What little was left was heartbreaking: A battered passport. A shredded book. Business cards in many languages.
Searchers in white gloves and canvas shoes picked their way through the scattered remains of Ethiopian Airlines flight 302 for a second day on Monday, gingerly lifting from the scorched earth the pieces of 157 lives.
The tattered book, its pages singed, appeared to be about macroeconomics, its passages highlighted by a careful reader in yellow and pink.
There was even a plaintively ringing mobile phone, picked up by a stranger and silenced.
The dead came from 35 countries. As their identities slowly emerged from shocked families, governments and employers, a common strand became clear.
The flight that set off Sunday morning from Ethiopia's capital, faltered and plowed into the earth six minutes later was full of people unafraid to take on the world and its problems and explore it, too.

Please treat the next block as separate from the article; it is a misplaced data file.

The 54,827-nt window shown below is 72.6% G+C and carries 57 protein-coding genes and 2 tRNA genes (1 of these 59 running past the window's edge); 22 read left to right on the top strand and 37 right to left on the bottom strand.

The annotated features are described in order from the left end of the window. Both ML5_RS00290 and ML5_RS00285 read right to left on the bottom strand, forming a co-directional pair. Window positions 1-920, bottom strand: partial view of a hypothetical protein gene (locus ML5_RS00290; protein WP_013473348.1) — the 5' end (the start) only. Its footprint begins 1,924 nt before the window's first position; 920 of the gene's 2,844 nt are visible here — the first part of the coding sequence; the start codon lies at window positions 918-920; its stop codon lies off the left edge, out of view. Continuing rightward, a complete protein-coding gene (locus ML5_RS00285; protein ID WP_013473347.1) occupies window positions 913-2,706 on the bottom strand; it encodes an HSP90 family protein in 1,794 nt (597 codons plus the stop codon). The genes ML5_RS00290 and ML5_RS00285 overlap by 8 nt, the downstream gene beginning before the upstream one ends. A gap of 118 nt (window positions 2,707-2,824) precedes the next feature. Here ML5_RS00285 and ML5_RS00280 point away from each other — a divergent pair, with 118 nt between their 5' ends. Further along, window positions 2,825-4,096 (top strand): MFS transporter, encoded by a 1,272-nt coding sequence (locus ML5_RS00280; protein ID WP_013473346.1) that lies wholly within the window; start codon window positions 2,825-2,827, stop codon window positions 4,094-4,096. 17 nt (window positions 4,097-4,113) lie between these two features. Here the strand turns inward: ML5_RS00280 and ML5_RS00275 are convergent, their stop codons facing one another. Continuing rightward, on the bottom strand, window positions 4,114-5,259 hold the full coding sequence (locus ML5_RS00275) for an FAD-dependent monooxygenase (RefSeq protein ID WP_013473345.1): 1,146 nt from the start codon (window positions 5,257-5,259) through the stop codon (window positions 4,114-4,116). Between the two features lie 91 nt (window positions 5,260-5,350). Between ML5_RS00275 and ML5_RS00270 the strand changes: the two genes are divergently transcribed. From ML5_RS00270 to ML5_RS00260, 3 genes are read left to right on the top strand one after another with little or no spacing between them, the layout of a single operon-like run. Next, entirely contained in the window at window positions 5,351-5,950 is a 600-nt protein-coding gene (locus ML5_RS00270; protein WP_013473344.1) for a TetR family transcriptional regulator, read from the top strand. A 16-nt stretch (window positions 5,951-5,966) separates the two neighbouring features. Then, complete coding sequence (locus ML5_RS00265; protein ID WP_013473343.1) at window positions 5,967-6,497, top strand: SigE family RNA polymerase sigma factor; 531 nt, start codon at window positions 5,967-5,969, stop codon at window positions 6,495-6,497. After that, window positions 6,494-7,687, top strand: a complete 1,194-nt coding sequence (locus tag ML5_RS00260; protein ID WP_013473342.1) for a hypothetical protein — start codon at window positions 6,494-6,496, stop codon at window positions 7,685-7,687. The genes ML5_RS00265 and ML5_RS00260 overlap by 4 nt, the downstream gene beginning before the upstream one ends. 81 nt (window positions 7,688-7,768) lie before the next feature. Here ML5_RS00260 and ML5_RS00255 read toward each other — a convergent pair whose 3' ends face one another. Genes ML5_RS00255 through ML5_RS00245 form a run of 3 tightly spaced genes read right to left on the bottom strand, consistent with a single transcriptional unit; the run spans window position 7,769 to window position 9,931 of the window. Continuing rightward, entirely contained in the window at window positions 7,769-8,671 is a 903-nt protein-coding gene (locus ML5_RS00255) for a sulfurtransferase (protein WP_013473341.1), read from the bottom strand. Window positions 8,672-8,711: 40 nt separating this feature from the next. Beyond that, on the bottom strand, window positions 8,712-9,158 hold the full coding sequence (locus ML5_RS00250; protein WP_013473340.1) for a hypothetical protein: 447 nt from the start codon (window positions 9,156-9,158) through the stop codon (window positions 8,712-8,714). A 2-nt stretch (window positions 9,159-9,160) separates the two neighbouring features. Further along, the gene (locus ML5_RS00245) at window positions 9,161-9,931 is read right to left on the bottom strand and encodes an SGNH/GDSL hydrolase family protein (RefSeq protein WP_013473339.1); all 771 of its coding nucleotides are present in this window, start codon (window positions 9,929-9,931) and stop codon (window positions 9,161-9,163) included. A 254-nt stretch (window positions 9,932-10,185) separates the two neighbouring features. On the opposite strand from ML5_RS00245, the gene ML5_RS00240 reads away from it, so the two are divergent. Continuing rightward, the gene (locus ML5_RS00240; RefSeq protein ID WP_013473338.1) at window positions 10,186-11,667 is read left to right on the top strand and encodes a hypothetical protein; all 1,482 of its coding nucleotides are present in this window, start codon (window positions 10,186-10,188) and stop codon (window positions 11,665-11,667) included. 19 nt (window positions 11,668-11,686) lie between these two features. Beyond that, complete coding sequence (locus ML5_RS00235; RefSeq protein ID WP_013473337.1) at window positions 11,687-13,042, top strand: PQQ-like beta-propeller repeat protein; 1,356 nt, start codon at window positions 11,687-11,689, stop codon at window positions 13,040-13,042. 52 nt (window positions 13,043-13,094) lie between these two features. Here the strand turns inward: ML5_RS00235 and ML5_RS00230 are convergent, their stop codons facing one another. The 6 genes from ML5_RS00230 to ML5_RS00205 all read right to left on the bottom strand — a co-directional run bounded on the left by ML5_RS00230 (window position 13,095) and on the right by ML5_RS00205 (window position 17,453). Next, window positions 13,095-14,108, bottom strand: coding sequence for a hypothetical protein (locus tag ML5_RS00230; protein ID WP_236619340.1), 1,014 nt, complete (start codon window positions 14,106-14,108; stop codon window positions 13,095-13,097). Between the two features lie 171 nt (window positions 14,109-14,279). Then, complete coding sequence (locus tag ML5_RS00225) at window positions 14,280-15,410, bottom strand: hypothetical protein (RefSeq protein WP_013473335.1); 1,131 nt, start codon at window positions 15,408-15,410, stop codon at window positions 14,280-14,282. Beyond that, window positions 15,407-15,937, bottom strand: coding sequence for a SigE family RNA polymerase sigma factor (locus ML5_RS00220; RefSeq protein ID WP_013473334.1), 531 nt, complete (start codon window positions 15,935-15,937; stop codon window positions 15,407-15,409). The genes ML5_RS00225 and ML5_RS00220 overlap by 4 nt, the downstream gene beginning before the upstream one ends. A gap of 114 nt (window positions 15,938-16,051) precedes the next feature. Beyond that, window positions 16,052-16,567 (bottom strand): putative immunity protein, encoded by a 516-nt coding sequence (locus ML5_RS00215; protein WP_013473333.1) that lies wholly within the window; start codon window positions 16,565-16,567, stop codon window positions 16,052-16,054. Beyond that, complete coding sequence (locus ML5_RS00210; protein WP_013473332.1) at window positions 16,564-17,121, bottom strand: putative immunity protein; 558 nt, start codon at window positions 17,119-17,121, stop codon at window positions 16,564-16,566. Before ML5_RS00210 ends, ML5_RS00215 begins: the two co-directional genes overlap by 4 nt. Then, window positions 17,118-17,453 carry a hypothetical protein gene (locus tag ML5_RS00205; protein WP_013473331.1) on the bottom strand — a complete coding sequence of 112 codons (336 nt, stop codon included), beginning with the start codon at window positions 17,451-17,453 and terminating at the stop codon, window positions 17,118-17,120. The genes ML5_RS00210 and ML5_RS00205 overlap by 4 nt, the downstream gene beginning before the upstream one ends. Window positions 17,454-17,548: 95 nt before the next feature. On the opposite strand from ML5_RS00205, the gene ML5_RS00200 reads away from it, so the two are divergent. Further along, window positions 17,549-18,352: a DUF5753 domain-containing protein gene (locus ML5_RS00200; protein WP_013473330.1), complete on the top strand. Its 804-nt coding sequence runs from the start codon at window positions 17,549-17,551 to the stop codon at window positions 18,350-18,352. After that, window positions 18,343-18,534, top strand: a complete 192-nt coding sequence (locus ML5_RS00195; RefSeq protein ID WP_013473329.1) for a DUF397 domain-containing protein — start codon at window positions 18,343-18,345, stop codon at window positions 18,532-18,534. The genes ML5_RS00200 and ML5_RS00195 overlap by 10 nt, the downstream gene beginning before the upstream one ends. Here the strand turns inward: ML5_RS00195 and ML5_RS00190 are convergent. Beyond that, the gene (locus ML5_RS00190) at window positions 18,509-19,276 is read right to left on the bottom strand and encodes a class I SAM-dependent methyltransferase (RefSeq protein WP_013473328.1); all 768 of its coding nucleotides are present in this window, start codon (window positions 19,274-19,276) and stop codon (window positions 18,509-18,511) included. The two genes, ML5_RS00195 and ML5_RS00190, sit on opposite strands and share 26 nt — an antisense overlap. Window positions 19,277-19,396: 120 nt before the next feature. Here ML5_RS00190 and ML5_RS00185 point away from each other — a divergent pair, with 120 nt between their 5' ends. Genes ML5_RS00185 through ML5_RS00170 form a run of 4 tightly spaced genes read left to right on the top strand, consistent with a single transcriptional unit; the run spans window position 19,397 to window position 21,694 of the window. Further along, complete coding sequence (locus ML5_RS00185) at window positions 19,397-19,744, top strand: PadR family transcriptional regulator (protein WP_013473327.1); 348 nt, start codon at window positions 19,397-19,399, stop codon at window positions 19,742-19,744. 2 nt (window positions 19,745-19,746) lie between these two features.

Others came from afar, to work or play: A satirist. A former ambassador. Tourists. An accountant. But the number of humanitarian workers was shockingly high. There were doctors. A child protection worker. Advocates. Environmental activists.
They carried high ideals obscured by mundane, bureaucratic names: Briefing papers. Capacity-building initiatives.
"Life-changing work," one world leader, Irish premier Leo Varadkar, said in grief.
Leaders of the United Nations, the U.N. refugee agency and the World Food Program said colleagues had perished. The U.N. migration agency estimated that 19 workers with the U.N. and affiliated organizations were among the dead.
The U.N. flag flew at half-staff on Monday, and Ethiopia marked a day of mourning for all.
All mourned their colleagues.
A steady wind blew on Monday as more remains were found, flashes of humanity among the gritty pieces of hull and wheel.
Beyond the yellow tape around the crash site, huddled figures wrapped in blankets watched in silence.
(This story has not been edited by Business Standard staff and is auto-generated from a syndicated feed.)